• Principal Investigator: Roo Study on Mom and Baby Well-Being
  • Assistant Professor, Psychiatry
  • Assistant Professor, Behavioral Neuroscience
  • Core Faculty, OHSU Clinical Psychology Program

*Alice Graham is leadership at OHSU

Summary of Current Research

I am a developmental neuroscientist and clinical psychologist. I received my PhD in clinical psychology from the University of Oregon. I completed my clinical internship and residency in the Child Development & Rehabilitation Center and the Department of Psychiatry at OHSU. I did a postdoctoral research fellowship in Behavioral Neuroscience at OHSU mentored by Damien Fair at OHSU and Claudia Buss at UC Irvine and Charité University of Medicine in Berlin.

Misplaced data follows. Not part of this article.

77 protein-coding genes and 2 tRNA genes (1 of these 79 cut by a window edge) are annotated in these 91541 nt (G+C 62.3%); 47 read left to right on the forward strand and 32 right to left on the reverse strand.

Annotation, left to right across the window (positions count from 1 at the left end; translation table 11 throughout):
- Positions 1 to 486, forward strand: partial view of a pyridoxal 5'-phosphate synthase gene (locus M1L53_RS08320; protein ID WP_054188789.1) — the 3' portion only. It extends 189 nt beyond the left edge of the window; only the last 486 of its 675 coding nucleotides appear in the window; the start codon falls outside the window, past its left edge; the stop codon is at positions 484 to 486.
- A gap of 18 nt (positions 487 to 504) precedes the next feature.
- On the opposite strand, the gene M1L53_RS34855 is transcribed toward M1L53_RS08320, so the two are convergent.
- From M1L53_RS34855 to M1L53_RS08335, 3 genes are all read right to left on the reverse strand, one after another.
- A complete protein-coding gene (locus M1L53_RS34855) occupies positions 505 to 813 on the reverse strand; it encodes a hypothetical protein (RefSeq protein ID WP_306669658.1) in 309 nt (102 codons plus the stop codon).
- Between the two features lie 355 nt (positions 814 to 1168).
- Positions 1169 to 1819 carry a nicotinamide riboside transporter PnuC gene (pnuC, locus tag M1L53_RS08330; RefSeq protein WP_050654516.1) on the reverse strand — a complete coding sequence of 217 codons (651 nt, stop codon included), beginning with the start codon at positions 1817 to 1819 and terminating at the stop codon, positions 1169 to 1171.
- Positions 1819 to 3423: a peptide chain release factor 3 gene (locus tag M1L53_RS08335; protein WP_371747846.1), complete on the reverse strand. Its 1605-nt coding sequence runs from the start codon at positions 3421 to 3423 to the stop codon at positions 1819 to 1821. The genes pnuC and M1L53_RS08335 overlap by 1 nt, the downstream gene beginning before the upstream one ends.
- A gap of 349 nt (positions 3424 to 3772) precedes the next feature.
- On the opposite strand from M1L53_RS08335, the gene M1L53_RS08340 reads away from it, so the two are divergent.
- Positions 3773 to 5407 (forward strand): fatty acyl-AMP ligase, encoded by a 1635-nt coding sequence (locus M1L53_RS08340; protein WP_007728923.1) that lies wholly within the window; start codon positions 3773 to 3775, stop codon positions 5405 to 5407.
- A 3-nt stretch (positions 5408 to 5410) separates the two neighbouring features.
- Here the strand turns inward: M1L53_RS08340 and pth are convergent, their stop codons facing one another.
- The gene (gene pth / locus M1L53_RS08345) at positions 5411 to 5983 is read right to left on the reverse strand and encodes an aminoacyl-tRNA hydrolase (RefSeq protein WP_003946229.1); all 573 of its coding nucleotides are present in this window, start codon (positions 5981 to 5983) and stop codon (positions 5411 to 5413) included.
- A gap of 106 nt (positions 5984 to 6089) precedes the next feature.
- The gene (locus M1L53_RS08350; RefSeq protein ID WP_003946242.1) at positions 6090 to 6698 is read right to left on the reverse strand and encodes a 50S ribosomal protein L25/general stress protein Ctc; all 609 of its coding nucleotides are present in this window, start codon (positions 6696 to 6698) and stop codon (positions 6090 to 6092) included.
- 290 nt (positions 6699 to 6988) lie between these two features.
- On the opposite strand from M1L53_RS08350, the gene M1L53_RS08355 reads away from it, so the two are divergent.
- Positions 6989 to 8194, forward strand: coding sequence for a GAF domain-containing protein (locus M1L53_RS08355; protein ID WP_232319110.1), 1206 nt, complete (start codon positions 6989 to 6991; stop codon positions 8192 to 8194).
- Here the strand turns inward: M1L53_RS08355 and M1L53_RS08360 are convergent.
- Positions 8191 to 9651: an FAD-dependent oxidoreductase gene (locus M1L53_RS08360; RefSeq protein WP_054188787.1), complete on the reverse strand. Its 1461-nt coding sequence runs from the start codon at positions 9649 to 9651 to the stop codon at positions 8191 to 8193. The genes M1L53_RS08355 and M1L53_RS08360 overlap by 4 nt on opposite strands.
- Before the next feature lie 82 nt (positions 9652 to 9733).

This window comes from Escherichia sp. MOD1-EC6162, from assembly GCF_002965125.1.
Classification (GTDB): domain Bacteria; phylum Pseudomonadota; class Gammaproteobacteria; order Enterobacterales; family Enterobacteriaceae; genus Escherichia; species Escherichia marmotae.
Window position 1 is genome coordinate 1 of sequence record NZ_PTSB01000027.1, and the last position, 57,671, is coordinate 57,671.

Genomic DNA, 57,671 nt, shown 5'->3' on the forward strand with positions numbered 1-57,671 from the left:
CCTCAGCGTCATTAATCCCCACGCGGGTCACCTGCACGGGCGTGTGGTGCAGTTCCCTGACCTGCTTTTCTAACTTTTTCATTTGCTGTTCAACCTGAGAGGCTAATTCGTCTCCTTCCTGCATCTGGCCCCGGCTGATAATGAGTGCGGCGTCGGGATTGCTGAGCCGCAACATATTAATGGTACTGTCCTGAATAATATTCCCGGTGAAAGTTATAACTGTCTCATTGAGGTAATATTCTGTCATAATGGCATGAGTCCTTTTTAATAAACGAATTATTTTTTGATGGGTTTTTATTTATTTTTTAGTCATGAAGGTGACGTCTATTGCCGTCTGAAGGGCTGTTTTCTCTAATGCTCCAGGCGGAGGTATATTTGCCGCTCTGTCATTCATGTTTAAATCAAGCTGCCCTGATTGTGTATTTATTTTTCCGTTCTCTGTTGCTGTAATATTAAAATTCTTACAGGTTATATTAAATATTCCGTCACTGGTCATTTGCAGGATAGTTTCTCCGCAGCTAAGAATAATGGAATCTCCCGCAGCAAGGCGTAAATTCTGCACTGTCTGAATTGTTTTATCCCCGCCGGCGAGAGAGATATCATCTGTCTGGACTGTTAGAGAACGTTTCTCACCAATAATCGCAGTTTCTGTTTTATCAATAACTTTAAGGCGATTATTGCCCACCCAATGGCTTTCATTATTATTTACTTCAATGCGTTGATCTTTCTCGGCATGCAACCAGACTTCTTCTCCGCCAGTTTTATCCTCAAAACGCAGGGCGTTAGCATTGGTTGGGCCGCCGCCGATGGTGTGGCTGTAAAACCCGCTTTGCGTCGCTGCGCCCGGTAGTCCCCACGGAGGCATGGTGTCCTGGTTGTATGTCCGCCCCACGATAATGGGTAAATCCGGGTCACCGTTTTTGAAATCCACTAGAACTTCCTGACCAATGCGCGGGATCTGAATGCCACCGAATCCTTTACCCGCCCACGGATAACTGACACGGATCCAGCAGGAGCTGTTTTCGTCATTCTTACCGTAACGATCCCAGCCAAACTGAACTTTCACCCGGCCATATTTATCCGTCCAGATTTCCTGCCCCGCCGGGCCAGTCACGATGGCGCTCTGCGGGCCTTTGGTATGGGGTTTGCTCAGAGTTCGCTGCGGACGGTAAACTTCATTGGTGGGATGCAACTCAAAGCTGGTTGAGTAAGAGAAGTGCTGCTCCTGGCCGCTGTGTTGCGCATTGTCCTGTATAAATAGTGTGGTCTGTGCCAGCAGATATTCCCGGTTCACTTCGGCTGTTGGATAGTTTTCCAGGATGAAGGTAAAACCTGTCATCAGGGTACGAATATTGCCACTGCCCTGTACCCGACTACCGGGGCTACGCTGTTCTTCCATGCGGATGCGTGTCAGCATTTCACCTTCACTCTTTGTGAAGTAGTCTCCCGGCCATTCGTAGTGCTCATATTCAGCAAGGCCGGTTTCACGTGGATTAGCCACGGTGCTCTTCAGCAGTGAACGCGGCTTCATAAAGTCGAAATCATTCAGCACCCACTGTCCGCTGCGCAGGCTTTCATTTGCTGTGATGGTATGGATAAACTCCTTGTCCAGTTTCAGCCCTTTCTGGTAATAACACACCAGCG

In the fall of 2018, I became an Assistant Professor in the Department of Psychiatry at OHSU. I lead the Infant Team in the Development Cognition and Neuroimaging Lab. We study the developing brain beginning soon after birth. We’re interested in how the early environment, starting in the prenatal period, influences developing brain systems and behavioral outcomes. We use structural and functional MRI to characterize the developing brain. We work on optimizing tools so that we can do a good job of assessing early brain development, and how it differs between individuals. We also conduct intervention research with the aim of ameliorating effects of exposure to early life stress and supporting healthy brain development. The overarching goal of our work is prevention of psychiatric disorders and improvement of cognitive and emotional health across the lifespan.